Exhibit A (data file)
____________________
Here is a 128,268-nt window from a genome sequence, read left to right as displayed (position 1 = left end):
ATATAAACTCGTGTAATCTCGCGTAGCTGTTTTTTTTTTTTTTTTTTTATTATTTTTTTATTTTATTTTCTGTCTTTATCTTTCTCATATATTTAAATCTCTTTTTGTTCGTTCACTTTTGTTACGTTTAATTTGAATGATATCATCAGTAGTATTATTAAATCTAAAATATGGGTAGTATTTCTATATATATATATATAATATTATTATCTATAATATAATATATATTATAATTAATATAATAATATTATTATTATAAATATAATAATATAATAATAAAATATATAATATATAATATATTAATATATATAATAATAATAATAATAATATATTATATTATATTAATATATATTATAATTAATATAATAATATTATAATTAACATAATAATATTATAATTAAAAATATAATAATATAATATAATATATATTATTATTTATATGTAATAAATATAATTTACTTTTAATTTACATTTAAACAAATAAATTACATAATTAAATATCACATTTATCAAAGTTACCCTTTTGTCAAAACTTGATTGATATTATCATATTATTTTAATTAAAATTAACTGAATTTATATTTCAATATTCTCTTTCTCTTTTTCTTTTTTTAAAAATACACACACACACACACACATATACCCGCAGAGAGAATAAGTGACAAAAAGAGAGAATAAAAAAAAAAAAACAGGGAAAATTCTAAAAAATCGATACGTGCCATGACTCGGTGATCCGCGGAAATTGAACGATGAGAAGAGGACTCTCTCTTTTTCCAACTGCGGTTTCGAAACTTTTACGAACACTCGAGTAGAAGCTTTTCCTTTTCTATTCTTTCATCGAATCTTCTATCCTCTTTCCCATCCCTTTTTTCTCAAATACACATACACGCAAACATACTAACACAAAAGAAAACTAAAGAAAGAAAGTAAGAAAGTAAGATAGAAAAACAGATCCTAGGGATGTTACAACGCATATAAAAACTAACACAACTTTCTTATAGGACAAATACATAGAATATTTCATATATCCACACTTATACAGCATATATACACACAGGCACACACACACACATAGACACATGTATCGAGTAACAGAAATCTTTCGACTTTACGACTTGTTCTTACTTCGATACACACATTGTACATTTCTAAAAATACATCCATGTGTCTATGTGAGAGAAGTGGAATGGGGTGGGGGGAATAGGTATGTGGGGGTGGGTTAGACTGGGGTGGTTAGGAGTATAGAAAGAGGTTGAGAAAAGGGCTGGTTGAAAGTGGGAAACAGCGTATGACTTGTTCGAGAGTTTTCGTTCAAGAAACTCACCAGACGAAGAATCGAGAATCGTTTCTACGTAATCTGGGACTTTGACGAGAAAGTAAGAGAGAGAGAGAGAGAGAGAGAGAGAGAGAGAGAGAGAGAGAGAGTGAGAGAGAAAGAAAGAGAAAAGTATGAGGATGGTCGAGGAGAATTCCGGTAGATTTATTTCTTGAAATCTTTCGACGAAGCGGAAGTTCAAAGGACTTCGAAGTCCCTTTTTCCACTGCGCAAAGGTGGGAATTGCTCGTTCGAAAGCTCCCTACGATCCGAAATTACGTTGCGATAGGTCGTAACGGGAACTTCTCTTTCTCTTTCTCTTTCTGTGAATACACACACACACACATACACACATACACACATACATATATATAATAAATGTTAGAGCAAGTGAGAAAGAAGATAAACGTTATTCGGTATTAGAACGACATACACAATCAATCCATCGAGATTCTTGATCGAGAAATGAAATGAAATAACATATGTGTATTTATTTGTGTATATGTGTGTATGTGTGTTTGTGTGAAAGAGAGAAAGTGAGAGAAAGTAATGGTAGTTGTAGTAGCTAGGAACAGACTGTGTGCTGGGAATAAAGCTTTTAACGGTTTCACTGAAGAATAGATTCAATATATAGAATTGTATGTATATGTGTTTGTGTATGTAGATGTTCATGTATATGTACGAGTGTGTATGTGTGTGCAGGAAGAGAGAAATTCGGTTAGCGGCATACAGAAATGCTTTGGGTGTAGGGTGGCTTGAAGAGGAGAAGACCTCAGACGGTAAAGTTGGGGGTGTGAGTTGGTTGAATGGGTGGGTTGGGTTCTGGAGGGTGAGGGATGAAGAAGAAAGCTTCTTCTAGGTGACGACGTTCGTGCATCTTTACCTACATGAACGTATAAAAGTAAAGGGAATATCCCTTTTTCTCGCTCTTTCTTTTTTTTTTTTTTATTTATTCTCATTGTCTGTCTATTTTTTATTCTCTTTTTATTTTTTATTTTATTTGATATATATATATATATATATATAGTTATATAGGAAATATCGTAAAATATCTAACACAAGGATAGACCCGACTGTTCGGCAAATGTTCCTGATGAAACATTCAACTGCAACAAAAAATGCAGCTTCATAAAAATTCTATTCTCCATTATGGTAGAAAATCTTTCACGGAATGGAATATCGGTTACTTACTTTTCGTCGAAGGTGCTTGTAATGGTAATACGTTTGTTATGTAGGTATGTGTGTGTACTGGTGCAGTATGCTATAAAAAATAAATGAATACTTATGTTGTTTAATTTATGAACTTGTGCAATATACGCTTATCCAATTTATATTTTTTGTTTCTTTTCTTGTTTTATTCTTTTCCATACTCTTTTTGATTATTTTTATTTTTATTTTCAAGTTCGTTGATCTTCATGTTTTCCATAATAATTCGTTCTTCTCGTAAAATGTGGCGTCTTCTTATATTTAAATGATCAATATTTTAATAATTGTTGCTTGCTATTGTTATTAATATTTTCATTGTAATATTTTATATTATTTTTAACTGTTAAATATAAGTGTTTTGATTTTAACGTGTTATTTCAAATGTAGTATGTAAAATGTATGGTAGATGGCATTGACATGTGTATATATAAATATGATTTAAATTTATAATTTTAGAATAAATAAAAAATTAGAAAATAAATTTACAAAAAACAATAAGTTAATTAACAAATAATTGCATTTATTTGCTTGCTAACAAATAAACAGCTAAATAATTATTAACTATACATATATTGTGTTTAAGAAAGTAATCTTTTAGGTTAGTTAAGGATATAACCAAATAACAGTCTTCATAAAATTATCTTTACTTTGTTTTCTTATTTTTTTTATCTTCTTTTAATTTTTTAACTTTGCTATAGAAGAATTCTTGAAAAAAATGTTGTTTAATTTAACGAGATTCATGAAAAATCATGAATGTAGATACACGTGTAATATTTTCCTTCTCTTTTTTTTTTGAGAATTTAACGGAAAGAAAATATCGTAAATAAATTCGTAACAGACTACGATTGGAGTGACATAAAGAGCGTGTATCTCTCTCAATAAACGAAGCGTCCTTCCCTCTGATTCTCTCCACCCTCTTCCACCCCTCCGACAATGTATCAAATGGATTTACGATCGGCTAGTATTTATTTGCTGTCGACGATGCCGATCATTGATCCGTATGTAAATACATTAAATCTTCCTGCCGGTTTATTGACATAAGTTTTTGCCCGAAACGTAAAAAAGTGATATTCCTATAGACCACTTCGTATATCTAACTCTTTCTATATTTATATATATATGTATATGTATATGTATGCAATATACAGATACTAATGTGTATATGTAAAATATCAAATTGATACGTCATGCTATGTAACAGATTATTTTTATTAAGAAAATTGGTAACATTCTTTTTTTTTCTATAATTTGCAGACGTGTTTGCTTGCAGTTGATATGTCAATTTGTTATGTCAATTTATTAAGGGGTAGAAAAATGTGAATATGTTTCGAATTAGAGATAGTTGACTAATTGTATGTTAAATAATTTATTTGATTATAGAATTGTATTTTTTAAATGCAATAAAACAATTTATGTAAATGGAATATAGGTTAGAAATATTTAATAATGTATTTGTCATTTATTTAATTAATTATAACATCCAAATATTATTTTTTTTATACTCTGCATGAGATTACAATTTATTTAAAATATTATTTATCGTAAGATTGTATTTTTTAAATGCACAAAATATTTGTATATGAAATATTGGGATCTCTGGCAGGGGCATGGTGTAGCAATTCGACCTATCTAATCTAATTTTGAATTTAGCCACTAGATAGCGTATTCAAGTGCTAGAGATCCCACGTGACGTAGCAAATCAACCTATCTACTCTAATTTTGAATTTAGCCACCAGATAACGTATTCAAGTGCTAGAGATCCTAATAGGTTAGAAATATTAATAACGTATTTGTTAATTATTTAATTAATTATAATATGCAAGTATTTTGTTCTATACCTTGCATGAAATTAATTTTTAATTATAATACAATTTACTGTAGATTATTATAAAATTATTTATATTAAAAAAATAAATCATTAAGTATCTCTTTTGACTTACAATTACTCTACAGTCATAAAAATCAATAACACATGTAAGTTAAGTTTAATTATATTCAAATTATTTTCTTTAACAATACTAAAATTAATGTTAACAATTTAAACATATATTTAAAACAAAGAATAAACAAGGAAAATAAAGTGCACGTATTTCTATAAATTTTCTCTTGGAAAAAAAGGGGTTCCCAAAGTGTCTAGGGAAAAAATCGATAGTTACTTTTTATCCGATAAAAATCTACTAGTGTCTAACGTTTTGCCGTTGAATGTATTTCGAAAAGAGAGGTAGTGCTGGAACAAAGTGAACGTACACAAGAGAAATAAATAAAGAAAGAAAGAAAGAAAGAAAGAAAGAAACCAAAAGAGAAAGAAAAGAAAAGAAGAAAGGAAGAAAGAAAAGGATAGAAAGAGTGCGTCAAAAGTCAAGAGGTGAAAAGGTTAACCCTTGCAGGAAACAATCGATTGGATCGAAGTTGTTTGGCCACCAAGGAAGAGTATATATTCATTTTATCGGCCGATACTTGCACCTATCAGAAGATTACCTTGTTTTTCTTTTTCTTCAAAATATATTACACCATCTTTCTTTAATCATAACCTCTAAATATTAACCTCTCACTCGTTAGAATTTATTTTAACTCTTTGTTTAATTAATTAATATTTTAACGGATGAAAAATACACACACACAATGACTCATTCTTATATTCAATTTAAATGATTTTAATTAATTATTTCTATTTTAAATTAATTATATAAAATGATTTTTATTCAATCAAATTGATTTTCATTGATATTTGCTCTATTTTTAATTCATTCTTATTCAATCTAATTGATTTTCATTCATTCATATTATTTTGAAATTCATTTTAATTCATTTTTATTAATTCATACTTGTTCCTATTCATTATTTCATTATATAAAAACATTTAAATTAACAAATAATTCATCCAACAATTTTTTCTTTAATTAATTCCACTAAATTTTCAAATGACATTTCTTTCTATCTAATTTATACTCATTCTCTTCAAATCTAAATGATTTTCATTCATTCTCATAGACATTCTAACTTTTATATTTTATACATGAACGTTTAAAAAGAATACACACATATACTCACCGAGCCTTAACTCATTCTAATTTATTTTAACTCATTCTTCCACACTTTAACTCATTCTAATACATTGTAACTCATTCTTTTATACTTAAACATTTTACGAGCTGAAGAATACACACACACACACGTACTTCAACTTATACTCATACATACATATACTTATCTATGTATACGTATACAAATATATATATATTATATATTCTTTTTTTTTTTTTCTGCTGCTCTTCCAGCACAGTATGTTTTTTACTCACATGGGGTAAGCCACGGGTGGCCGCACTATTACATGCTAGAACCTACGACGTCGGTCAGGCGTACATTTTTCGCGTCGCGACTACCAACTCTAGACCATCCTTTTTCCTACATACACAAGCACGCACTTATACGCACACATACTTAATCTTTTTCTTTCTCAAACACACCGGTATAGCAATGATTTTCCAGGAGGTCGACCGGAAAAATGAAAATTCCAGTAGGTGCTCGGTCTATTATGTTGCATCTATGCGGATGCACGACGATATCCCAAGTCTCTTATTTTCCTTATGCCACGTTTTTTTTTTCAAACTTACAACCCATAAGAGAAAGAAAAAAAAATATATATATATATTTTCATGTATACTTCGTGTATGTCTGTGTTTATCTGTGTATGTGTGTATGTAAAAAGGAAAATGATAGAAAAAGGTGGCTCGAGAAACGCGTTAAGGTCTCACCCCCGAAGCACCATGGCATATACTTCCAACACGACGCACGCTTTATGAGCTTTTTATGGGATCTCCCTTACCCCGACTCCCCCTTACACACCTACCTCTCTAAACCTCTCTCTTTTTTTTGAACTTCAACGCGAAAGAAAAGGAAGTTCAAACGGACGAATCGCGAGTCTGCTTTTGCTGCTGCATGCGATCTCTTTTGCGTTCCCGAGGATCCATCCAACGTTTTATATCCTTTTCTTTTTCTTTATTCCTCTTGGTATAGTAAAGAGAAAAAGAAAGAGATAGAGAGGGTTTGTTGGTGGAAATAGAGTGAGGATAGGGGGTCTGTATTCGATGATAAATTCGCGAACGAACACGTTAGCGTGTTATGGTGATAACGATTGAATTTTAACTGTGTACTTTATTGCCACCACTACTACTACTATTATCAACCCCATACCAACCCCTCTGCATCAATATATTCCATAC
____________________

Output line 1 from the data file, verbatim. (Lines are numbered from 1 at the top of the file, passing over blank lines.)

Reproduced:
Here is a 128,268-nt window from a genome sequence, read left to right as displayed (position 1 = left end):